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U.S. Foreign Aid to the Palestinians

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Congressional rept.

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Since the signing of the Oslo Accord in 1993 and the establishment of limited Palestinian self-rule in the West Bank and Gaza Strip in 1994, the U.S. Government has committed over 3.5 billion in bilateral assistance to the Palestinians. Since the death of Yasser Arafat in November 2004, U.S. assistance to the Palestinians has been averaging about 400 million a year. During the 1990s, U.S. foreign aid to the Palestinians averaged 75 million per year. Despite more robust levels of assistance this decade, Israeli-Palestinian conflict and Hamass heightened role in Palestinian politics have made it more difficult to implement effective and lasting aid projects that serve U.S. interests. U.S. aid to the Palestinians has fluctuated considerably over the past 5 years, largely due to Hamass changing role within the Palestinian Authority PA. After Hamas led the PA government for over a year, its forcible takeover of the Gaza Strip in June 2007 led to the creation of a non-Hamas government in the West Bank, resulting in different models of governance for the two Palestinian territories. Since then, the United States has dramatically boosted aid levels to bolster the PA in the West Bank and President Mahmoud Abbas vis-a-vis Hamas. The United States has appropriated nearly 2 billion since 2007 in support of PA Prime Minister Salam Fayyads security, governance, development, and reform programs, including 650 million for direct budgetary assistance to the PA and nearly 400 million for strengthening and reforming PA security forces and criminal justice systems in the West Bank. The remainder is for programs administered by the USAID and implemented by nongovernmental organizations in humanitarian assistance, economic development, democratic reform, water access and other infrastructure, health care, education, and vocational training. In December 2009, Congress approved 500 million in total FY2010 assistance pursuant to the Consolidated Appropriations Act, 2010.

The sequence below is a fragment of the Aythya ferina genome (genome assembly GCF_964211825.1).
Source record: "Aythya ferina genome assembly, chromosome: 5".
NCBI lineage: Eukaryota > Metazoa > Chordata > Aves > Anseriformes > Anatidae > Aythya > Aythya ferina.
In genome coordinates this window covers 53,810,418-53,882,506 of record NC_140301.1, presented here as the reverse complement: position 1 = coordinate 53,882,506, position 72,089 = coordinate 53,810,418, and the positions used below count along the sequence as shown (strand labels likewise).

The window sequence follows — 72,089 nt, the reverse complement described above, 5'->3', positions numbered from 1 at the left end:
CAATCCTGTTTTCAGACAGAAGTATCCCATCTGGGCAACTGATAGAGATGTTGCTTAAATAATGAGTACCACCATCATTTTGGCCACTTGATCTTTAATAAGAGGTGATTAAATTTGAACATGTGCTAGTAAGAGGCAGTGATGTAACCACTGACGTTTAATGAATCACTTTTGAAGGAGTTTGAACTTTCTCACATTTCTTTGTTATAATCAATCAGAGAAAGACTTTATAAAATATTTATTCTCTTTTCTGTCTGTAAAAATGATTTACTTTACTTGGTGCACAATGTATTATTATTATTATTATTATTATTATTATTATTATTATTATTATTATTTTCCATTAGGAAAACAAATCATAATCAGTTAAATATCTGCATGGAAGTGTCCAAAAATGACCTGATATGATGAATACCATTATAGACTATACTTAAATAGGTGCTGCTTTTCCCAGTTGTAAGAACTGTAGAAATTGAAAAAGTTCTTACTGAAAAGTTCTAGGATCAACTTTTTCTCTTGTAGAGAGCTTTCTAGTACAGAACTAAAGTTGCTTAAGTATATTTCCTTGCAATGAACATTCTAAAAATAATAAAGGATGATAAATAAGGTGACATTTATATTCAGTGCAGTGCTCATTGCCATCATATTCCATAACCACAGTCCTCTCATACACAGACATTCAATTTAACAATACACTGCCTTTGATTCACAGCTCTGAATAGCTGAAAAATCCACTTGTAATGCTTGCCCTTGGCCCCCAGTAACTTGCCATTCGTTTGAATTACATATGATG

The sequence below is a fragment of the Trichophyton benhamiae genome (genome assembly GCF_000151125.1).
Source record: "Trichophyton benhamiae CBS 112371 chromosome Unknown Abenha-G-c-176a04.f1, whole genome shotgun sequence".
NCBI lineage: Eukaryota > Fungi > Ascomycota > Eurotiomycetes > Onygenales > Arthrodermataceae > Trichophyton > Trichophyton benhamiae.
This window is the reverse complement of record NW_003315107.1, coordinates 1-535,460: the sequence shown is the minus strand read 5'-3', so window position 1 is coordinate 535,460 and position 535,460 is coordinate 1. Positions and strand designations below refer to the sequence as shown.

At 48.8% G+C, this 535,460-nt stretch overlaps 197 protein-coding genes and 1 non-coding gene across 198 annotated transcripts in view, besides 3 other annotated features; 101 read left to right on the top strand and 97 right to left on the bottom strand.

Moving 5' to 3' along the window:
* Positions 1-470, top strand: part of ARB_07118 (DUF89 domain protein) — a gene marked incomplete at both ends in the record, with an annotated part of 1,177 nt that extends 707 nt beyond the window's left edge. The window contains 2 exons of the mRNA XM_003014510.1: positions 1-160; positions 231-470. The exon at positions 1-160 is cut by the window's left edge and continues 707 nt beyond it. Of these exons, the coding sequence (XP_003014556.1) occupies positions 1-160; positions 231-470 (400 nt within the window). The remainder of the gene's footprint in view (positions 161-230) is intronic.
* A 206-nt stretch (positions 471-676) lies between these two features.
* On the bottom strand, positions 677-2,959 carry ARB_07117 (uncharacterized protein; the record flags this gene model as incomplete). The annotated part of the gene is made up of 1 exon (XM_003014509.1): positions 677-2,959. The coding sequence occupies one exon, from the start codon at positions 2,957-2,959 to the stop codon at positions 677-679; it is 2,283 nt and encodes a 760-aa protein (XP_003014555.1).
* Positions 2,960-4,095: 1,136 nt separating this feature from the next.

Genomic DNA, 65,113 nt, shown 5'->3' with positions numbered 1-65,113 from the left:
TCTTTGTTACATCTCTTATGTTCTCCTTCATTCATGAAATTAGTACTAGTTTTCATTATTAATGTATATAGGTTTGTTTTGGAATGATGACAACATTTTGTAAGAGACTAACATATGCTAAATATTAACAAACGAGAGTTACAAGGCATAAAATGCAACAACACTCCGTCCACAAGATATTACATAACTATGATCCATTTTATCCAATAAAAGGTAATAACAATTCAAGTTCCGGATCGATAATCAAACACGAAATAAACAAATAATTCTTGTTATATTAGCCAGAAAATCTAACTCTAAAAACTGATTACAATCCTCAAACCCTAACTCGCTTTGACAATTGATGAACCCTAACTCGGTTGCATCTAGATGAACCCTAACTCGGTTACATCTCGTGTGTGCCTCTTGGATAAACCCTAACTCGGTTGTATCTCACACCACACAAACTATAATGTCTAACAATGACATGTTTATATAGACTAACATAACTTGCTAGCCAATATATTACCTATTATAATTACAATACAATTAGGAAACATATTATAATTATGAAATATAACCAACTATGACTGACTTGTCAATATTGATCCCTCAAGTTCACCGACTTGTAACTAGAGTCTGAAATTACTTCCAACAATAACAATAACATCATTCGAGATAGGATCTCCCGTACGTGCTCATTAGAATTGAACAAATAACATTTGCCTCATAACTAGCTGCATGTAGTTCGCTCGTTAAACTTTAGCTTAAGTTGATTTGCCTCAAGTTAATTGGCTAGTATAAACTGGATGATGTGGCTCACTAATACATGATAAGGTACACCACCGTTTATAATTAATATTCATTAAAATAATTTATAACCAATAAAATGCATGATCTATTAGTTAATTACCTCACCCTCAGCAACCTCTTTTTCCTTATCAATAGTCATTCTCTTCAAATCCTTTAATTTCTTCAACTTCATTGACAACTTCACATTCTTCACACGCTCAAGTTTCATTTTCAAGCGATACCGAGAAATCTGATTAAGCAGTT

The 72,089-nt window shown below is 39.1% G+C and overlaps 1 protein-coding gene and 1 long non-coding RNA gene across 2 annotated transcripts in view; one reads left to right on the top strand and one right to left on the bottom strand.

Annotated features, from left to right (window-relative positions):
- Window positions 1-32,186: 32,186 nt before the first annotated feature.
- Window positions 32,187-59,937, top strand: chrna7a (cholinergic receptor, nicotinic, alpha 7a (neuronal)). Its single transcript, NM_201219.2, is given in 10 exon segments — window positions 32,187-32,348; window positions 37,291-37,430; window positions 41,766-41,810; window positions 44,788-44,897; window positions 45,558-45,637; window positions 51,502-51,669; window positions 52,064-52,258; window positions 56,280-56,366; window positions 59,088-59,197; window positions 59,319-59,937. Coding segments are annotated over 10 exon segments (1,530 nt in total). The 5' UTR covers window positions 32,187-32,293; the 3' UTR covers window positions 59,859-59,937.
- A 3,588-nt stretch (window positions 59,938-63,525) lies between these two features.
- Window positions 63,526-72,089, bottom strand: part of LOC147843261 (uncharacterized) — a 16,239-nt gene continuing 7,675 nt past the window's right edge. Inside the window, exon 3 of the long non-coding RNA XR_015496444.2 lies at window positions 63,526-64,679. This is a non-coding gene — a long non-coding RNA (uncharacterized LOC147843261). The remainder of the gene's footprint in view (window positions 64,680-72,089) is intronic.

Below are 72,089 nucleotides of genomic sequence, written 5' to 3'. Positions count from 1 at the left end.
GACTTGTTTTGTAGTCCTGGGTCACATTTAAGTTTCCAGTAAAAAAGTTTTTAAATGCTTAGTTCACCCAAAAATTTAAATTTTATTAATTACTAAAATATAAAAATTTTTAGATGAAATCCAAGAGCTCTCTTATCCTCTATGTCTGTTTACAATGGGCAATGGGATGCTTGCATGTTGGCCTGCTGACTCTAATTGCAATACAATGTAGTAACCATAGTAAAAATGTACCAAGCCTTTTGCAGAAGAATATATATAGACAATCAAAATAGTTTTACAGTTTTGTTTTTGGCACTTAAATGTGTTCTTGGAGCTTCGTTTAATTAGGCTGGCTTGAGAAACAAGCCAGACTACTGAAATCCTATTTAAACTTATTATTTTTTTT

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  • Economics and Cost Analysis
  • Government and Political Science
  • Sociology and Law

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